September 28, 2009
I recently decided to put the date on my posts to make it evident that I posted everyday. Since I did that I have been crappy about getting posts up. I swear I’m back on the wagon now. The Mystery Hour is this Friday night! This one will be a classic, I can already tell.
For the last prompt I asked: What is your favorite memory from a rainy day?
I will use Dan’s answer:
“…One thing I never understood is why parents/adults in general tell kids lies about what makes thunder. “God and the angels are bowling,” “God is playing drums,” or my personal favorite that my Uncle Jim told me once “the angels are stomp-dancing.”
First of all, though I like the sport, I can’t imagine that’s how I’d want to spend eternity in heaven…bowling.”
I had to shorten Dan’s answer to just the pertinent information. It’s funny, you can read the whole thing. Bowling, the most majestic of all the liquor and smoke based sports. Everyone has an opinion of bowling ranging from, “I hate it,” to “I love it,” to “last time I went I woke up in the claw machine and I had to wait for the manager to manuever the claw perfectly to get me out.” There was a great local commercial where I grew up, Iowa City, where a guy says, “Aaawww, last time I went bowling all I got was gutter balls.” Then his wife responds with, “It’s okay, now they have bumper lanes.” Classic.
Here is a rundown of the people you will see at a bowling alley:
-Shirley. She’s been coming there for years. In fact, it’s where she met her first three husbands. Shirley is dressed in stonewashed jeans and sweatshirt commemorating the bicentennial of something. She has her own ball that has her initials in it, S.O.S. When she’s not at the bowling alley she is watching reruns of Grace Under Fire. Whenever someone gets a 7-10 split Shirley mutters between gasps on the cigarette, “I used to be able to do the splits.” Then she coughs uncontrollably.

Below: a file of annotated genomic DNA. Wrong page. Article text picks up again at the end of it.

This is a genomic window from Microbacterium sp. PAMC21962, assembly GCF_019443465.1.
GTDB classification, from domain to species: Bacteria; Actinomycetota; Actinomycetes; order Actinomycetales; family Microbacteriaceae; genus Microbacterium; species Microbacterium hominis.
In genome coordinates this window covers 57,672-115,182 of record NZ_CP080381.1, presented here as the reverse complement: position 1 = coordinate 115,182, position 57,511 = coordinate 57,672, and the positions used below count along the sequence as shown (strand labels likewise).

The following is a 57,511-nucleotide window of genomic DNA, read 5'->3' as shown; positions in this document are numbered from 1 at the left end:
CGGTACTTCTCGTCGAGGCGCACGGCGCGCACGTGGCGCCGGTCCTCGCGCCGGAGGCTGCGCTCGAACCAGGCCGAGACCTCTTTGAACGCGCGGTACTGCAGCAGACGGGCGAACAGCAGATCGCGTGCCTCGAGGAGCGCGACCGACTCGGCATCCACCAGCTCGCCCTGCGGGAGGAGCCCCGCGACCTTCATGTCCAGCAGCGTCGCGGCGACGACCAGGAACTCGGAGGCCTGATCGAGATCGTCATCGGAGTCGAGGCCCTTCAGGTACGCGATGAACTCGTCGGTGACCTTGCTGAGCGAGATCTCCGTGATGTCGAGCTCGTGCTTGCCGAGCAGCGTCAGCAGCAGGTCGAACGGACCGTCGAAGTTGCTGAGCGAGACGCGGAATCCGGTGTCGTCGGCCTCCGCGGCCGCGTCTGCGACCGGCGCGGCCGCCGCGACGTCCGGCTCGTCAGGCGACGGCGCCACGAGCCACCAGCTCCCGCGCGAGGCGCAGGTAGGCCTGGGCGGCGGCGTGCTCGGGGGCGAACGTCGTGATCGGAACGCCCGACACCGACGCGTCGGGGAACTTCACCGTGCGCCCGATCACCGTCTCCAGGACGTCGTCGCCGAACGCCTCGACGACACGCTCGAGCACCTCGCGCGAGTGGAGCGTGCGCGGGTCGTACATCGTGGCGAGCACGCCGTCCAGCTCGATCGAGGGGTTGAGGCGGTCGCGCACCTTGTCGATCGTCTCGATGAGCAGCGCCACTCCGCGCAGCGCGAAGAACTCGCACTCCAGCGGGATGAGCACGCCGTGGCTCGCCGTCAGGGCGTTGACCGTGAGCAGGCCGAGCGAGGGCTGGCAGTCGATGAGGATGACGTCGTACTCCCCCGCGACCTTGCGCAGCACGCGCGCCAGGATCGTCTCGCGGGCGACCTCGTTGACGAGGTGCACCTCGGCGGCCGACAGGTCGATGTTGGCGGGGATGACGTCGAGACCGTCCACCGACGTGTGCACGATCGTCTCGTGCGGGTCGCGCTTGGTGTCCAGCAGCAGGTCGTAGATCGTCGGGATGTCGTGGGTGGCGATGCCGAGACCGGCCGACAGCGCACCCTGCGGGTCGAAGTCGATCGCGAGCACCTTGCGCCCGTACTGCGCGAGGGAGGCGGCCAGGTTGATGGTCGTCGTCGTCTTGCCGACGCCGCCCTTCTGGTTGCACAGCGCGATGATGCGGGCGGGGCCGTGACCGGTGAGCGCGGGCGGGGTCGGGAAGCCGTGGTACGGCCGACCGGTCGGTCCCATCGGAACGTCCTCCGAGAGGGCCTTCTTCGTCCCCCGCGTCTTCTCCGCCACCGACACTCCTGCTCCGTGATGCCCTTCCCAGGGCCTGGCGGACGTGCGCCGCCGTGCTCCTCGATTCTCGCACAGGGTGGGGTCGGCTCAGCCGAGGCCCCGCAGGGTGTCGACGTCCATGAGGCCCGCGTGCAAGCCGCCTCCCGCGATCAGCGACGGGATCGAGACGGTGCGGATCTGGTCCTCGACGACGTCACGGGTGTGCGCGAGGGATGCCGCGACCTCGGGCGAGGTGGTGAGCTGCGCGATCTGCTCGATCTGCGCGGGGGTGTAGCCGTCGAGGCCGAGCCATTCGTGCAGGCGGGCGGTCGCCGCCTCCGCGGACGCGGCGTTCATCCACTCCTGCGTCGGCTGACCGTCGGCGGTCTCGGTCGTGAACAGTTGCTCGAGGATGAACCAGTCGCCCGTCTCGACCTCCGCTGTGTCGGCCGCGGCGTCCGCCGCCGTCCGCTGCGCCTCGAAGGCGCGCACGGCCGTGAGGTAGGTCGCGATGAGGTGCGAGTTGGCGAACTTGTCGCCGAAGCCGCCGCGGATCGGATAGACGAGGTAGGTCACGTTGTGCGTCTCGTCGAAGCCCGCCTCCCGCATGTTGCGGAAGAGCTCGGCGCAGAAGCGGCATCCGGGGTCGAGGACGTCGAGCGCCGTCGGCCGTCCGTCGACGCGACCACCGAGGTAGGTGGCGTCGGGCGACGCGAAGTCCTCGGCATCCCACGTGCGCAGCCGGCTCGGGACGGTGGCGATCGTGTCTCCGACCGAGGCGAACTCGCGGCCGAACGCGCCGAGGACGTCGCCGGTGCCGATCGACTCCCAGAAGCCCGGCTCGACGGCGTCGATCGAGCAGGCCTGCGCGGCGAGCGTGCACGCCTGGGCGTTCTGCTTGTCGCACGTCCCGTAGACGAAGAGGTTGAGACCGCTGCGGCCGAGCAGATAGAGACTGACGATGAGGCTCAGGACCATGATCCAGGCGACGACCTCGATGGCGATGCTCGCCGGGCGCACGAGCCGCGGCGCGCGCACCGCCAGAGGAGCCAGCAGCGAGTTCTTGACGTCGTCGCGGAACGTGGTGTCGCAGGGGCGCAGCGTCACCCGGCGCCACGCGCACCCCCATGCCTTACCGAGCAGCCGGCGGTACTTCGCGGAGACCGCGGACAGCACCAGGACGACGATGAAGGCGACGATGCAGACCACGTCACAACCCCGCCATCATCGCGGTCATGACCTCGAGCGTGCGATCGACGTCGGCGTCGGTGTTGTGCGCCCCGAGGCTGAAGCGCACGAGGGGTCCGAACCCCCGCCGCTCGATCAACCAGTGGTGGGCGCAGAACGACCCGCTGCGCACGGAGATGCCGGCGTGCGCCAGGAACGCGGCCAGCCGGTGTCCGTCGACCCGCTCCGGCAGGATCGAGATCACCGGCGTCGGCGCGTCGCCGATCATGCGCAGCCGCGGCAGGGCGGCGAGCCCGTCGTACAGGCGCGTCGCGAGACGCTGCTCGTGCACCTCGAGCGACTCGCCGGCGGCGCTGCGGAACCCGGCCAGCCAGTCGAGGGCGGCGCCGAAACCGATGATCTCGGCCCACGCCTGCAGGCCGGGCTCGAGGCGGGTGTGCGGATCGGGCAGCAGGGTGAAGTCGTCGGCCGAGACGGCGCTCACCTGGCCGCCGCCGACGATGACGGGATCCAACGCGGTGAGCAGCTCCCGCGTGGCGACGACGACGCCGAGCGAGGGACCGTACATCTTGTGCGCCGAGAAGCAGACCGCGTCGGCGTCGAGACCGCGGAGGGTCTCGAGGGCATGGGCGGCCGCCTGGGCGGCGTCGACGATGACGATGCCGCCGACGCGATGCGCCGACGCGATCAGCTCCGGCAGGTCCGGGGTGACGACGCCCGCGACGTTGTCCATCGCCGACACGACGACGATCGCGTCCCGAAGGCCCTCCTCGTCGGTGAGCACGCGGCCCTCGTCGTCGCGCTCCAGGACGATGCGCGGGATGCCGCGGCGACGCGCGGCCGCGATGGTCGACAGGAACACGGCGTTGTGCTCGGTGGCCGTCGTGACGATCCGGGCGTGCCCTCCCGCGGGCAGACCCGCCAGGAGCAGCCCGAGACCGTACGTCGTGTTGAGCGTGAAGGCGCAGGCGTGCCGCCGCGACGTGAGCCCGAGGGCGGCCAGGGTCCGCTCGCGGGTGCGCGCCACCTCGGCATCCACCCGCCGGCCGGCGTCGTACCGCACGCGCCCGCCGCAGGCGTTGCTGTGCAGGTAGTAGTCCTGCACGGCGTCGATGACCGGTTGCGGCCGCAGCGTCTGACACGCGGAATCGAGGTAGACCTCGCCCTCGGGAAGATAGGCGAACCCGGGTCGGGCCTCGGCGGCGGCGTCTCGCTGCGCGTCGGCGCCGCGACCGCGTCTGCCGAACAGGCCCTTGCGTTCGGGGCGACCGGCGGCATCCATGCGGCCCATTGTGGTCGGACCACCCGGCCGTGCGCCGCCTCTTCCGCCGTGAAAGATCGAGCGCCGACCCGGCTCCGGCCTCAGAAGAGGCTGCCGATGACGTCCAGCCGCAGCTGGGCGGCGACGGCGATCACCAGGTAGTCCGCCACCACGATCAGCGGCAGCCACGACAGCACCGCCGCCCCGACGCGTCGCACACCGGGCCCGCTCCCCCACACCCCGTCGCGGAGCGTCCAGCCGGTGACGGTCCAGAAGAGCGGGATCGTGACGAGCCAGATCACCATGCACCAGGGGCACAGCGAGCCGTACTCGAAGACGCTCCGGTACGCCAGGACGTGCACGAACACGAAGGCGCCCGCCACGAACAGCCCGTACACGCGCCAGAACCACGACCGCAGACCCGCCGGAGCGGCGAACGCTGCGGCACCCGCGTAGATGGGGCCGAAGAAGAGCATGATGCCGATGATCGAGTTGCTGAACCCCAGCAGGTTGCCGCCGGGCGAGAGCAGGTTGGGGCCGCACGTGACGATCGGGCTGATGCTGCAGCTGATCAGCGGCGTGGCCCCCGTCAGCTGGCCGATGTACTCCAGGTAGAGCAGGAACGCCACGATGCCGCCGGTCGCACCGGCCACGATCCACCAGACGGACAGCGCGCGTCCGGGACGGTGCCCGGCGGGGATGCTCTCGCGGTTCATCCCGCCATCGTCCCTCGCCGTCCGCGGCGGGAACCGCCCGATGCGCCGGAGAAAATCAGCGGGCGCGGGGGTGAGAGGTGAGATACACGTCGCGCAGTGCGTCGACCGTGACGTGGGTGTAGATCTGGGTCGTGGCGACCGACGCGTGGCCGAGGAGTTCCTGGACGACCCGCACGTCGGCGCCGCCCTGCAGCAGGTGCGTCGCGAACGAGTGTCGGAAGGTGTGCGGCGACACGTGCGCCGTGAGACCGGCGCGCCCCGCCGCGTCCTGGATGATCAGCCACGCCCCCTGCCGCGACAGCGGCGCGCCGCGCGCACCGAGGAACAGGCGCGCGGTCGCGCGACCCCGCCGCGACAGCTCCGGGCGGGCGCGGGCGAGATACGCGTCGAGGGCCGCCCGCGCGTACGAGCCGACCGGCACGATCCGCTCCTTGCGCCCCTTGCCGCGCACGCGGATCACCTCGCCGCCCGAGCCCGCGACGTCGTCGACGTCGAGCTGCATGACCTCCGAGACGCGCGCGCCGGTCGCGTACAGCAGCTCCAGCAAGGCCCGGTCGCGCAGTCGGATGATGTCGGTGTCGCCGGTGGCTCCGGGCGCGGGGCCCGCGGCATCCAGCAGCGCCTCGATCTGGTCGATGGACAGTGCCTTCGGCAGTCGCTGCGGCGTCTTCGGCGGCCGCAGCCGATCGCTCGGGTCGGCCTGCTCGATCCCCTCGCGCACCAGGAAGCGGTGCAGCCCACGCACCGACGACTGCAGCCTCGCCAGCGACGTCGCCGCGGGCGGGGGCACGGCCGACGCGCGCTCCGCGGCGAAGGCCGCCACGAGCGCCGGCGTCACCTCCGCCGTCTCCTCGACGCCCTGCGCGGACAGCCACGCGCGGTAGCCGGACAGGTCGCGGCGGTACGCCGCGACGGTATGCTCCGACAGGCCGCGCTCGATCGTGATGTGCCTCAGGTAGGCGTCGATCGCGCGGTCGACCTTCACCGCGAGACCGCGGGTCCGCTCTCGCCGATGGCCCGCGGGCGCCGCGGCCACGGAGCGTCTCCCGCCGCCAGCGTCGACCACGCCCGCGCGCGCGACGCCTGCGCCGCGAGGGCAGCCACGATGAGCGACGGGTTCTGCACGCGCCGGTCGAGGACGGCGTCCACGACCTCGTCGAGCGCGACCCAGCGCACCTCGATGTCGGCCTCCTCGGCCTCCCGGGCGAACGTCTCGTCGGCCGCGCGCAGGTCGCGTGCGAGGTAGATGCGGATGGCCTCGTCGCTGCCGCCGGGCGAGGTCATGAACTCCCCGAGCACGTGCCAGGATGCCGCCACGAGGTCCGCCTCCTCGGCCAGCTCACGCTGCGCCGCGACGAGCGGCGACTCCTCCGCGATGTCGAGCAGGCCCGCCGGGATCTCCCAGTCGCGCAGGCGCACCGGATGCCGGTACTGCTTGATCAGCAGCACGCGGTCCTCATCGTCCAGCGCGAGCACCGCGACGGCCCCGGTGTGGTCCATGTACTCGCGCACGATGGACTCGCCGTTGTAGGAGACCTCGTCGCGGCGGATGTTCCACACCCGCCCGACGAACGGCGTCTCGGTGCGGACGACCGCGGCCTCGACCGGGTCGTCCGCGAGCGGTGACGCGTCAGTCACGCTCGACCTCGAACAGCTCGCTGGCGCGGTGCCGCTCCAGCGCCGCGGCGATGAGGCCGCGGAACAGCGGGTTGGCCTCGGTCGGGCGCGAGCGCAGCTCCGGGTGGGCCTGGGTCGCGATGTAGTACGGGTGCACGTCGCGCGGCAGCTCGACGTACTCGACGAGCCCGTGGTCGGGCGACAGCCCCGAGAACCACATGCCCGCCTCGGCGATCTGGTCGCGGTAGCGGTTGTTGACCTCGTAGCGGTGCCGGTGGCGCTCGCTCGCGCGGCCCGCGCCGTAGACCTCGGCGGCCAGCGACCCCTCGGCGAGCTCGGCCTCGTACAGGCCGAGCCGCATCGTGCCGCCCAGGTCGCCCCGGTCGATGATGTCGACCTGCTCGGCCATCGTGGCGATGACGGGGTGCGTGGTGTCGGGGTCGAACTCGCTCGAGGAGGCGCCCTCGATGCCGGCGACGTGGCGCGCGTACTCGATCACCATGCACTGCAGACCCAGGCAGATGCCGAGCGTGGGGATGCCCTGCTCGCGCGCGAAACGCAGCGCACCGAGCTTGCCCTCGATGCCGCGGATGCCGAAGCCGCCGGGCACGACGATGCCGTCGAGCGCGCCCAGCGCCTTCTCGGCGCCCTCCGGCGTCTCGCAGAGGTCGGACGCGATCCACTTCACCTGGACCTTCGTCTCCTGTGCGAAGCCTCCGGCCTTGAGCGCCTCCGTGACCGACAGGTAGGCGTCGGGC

-Bryce. He’s the guy playing at the lane by himself because he can’t be disturbed. He’s training for regionals. He’s wearing loose fitting jeans, a shirt with cut off sleeves and bowling gloves, that he actually wears most waking hours. He tries extra hard to look ticked off, just to be sure that everyone knows that he usually does better. After picking up a difficult spare he coolly exclaims, “Booyah.”
-The Youth Group. The nearby youth group from First United Methodist Church has two lanes and the smell of Axe Body Spray and Skittles overpowers the natural odor of the place. Katelyn and Jordan are totally flirting while Miles looks on. This group is legitimately ticking off Bryce. After Trey, the most popular one, gets a strike they all go into a cheer they learned at camp, “You saw it, you want it, now watch me flaunt it!” They follow it with a dance involving lots of bottom shaking.
-Dennis. He’s worked at Pinheads, the bar inside of the bowling alley for 16 years. He’s seen it all. He wears jeans with a denim shirt sipping on some water. Alcohol? He don’t touch the stuff anymore. He could tell all kinds of stories about what he’s seen in the place. Every story ends the same, “It surely wasn’t ‘Nam, but it was pretty bad.”
-Tina. She sprays the shoes and occasionally the bowling ball holes when she’s feeling generous. “What size? But I’ll tell you right now we don’t have half sizes, so don’t even ask.”
-Frank, Ann, Randy, Travis. The college students who are soon joining a bowling league creating a team name that will be a hilarious acronym of their names, F.A.R.T. They are drinking from a pitcher of PBR and snickering at the genius of their team name. “Oooh, gutter ball, if you know what I’m saying!” Travis hates Frank but Frank doesn’t know it yet. It will come out much later during a heated league match that was supposed to be fun.
-The Foreign Exchange Student. Hasad is from a country that discourages bowling. He was drawn to the American game and put it on his wish list when he got to the States. He is wearing slacks and a turtleneck taking notes in the corner. Things aren’t quite as shiny as he thought they would be. Often he will awkwardly congratulate the bowlers for good frames. “You really are quite good, sir. America!”
-You. You are looking for a ball that is light enough and has finger holes big enough for your somewhat chunky fingers you inherited from your dad’s side of the family. You say things like, “Why can’t they organize these frickin’ balls? How hard would that be?”
Next prompt: What is your dad’s favorite thing to say?